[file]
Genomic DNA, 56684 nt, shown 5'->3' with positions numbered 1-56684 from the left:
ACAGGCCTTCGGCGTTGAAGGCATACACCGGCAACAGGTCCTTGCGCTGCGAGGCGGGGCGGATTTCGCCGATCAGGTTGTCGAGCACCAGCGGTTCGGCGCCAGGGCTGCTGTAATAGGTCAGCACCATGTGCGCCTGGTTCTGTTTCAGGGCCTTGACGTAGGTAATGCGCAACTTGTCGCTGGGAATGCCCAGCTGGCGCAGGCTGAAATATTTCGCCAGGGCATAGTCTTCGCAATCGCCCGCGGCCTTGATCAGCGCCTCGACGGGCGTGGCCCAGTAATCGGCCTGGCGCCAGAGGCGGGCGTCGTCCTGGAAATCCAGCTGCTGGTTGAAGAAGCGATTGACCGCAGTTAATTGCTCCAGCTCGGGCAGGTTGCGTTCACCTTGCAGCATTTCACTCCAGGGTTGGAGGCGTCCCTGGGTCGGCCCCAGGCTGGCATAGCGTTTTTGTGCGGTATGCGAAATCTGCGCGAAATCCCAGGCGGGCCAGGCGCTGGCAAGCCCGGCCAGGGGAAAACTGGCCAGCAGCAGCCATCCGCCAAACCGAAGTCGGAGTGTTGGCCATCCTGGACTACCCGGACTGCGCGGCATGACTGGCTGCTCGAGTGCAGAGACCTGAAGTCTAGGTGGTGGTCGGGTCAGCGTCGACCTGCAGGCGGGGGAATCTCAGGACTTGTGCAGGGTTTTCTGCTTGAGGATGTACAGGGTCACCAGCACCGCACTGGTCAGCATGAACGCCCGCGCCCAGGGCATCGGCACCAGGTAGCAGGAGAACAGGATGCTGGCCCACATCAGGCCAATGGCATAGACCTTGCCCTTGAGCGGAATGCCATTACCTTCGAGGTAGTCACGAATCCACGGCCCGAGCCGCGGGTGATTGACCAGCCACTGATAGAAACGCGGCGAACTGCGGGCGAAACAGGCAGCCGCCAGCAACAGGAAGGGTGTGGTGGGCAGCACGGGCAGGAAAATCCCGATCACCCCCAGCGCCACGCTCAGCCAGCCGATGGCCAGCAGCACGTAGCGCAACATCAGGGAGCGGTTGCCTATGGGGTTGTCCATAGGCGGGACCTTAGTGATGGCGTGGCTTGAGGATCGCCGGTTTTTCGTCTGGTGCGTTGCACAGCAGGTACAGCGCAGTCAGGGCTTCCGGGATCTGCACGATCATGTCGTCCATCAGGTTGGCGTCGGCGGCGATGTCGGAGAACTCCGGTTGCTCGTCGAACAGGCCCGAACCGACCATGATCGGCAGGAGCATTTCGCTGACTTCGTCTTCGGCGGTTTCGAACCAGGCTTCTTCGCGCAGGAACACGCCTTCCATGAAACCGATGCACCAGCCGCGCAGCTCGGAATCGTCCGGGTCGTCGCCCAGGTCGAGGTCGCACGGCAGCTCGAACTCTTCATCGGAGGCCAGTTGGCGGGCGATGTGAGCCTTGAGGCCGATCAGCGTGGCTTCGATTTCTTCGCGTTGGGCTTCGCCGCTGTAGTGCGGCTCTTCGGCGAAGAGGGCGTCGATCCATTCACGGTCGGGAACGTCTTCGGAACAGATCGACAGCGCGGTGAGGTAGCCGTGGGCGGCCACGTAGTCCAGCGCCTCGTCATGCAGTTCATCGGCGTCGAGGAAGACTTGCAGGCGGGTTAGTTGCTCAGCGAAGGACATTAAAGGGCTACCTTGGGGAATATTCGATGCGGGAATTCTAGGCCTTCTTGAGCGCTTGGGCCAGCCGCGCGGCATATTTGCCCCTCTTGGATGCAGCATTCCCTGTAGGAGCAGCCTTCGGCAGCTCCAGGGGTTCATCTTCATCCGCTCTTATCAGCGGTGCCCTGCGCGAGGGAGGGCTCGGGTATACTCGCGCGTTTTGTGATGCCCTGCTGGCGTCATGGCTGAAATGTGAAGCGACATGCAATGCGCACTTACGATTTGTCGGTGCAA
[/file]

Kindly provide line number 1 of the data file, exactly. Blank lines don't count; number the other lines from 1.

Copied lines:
Genomic DNA, 56684 nt, shown 5'->3' with positions numbered 1-56684 from the left: